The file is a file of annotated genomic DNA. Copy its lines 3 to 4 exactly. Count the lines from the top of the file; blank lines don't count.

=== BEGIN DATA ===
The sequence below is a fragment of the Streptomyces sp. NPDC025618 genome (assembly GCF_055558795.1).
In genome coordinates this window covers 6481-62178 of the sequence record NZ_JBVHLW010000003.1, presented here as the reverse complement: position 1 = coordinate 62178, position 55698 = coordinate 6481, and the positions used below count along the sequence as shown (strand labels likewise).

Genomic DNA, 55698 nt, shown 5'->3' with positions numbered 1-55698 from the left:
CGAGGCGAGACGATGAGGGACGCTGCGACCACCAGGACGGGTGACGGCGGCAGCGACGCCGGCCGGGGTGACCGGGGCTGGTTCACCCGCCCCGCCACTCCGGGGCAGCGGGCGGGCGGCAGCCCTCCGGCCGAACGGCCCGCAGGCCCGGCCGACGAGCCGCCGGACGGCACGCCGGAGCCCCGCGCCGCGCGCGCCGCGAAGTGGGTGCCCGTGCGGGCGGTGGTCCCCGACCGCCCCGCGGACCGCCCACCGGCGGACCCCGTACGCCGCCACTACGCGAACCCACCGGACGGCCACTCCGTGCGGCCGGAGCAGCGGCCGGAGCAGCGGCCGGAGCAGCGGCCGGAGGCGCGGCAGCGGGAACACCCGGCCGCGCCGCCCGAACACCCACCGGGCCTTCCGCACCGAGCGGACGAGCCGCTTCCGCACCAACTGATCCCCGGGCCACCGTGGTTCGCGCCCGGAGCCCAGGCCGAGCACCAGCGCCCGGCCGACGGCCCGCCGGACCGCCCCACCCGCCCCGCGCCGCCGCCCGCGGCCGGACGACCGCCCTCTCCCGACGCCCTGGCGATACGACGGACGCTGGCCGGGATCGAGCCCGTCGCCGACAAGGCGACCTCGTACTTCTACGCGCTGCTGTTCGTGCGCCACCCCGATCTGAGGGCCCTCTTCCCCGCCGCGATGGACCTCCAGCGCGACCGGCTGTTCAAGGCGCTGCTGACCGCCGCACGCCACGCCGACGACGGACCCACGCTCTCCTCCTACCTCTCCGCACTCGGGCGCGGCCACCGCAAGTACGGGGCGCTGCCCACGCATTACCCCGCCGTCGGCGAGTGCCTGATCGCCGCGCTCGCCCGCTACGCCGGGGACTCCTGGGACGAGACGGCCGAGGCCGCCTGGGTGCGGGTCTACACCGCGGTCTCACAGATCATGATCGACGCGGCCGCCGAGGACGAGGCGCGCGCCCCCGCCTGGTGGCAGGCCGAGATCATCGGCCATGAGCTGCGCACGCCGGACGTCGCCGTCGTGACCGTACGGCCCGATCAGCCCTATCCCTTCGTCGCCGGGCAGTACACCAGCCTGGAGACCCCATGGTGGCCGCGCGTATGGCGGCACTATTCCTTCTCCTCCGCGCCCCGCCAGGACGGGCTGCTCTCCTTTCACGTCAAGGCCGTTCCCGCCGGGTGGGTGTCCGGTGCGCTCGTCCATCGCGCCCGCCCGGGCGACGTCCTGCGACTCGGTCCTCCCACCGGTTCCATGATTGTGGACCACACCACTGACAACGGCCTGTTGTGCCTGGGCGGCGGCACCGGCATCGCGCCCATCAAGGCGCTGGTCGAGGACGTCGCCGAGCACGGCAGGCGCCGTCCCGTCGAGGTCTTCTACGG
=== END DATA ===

Genomic DNA, 55698 nt, shown 5'->3' with positions numbered 1-55698 from the left:
CGAGGCGAGACGATGAGGGACGCTGCGACCACCAGGACGGGTGACGGCGGCAGCGACGCCGGCCGGGGTGACCGGGGCTGGTTCACCCGCCCCGCCACTCCGGGGCAGCGGGCGGGCGGCAGCCCTCCGGCCGAACGGCCCGCAGGCCCGGCCGACGAGCCGCCGGACGGCACGCCGGAGCCCCGCGCCGCGCGCGCCGCGAAGTGGGTGCCCGTGCGGGCGGTGGTCCCCGACCGCCCCGCGGACCGCCCACCGGCGGACCCCGTACGCCGCCACTACGCGAACCCACCGGACGGCCACTCCGTGCGGCCGGAGCAGCGGCCGGAGCAGCGGCCGGAGCAGCGGCCGGAGGCGCGGCAGCGGGAACACCCGGCCGCGCCGCCCGAACACCCACCGGGCCTTCCGCACCGAGCGGACGAGCCGCTTCCGCACCAACTGATCCCCGGGCCACCGTGGTTCGCGCCCGGAGCCCAGGCCGAGCACCAGCGCCCGGCCGACGGCCCGCCGGACCGCCCCACCCGCCCCGCGCCGCCGCCCGCGGCCGGACGACCGCCCTCTCCCGACGCCCTGGCGATACGACGGACGCTGGCCGGGATCGAGCCCGTCGCCGACAAGGCGACCTCGTACTTCTACGCGCTGCTGTTCGTGCGCCACCCCGATCTGAGGGCCCTCTTCCCCGCCGCGATGGACCTCCAGCGCGACCGGCTGTTCAAGGCGCTGCTGACCGCCGCACGCCACGCCGACGACGGACCCACGCTCTCCTCCTACCTCTCCGCACTCGGGCGCGGCCACCGCAAGTACGGGGCGCTGCCCACGCATTACCCCGCCGTCGGCGAGTGCCTGATCGCCGCGCTCGCCCGCTACGCCGGGGACTCCTGGGACGAGACGGCCGAGGCCGCCTGGGTGCGGGTCTACACCGCGGTCTCACAGATCATGATCGACGCGGCCGCCGAGGACGAGGCGCGCGCCCCCGCCTGGTGGCAGGCCGAGATCATCGGCCATGAGCTGCGCACGCCGGACGTCGCCGTCGTGACCGTACGGCCCGATCAGCCCTATCCCTTCGTCGCCGGGCAGTACACCAGCCTGGAGACCCCATGGTGGCCGCGCGTATGGCGGCACTATTCCTTCTCCTCCGCGCCCCGCCAGGACGGGCTGCTCTCCTTTCACGTCAAGGCCGTTCCCGCCGGGTGGGTGTCCGGTGCGCTCGTCCATCGCGCCCGCCCGGGCGACGTCCTGCGACTCGGTCCTCCCACCGGTTCCATGATTGTGGACCACACCACTGACAACGGCCTGTTGTGCCTGGGCGGCGGCACCGGCATCGCGCCCATCAAGGCGCTGGTCGAGGACGTCGCCGAGCACGGCAGGCGCCGTCCCGTCGAGGTCTTCTACGG